Notes: Karl Rove is famous for his tenacity at litigating the outcome of an election that his Republican candidate lost running for the supreme court of Alabama. When Rove left the state after the election he told his troops to keep talking the case up as the only chance they had by keeping the election in the public eye. A year later, his candidate took his seat on the court.

However, Rove takes the position of being against litigation. He wants to diminish trial lawyers' earnings in order to dry up this major source of financing for Democrats. So, Rove pushes lawsuit reform through George W. Bush, first in Texas, now at the federal level. Rove's and Bush's position also fits with their large corporate contributors wanting to shut consumer out of complaining about injury from corporate products. In the end it cuts out the little guy's right of access to the courts.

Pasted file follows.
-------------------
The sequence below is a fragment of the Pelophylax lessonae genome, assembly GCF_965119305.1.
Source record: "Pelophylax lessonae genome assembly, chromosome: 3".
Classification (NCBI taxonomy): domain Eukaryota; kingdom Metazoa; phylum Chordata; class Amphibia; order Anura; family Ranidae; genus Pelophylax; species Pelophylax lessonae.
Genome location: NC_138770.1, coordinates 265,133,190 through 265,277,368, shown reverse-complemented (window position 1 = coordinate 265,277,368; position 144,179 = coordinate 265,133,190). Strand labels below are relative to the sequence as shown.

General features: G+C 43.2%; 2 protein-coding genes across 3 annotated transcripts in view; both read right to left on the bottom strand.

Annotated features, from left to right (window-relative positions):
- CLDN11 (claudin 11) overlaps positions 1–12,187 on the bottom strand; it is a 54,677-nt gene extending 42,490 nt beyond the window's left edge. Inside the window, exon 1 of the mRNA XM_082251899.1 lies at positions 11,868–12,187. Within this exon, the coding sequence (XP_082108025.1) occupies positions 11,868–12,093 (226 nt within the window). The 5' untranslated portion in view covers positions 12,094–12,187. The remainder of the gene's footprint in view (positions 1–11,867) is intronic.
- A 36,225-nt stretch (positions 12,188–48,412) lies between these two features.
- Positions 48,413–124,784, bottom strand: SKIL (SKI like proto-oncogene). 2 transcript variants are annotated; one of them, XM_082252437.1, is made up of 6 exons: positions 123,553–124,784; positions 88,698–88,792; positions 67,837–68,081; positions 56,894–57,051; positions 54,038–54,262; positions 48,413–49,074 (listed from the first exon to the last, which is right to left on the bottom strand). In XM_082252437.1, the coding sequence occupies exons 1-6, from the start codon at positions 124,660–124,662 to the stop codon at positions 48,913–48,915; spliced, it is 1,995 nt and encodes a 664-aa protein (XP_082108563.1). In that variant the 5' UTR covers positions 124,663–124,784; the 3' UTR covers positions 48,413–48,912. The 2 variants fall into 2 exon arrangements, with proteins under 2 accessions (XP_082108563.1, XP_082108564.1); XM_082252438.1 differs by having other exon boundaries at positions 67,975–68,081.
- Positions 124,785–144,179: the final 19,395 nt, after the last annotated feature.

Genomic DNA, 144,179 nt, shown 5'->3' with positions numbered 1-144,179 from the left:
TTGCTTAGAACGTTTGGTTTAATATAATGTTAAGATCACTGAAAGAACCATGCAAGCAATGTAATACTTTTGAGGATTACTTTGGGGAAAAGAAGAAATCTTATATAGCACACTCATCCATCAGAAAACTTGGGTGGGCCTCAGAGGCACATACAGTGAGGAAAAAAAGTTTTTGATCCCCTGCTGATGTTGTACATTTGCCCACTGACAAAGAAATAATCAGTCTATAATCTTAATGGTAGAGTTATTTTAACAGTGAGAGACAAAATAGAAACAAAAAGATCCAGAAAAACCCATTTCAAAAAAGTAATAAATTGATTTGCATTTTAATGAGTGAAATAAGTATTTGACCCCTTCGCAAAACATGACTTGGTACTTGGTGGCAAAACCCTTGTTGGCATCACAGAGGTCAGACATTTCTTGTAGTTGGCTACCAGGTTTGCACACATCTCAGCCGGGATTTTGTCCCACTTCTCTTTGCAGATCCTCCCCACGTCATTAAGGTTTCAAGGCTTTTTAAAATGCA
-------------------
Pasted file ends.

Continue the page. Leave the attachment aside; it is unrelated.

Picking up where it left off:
The irony about this is that neither Rove nor Bush is shy about litigating themselves. It was, of course, through litigation that the U.S. Supreme Court elected Bush President four years ago. The Democratic party isn't shy about litigation either, but it also isn't hypocritical about it like Bush and Rove are.


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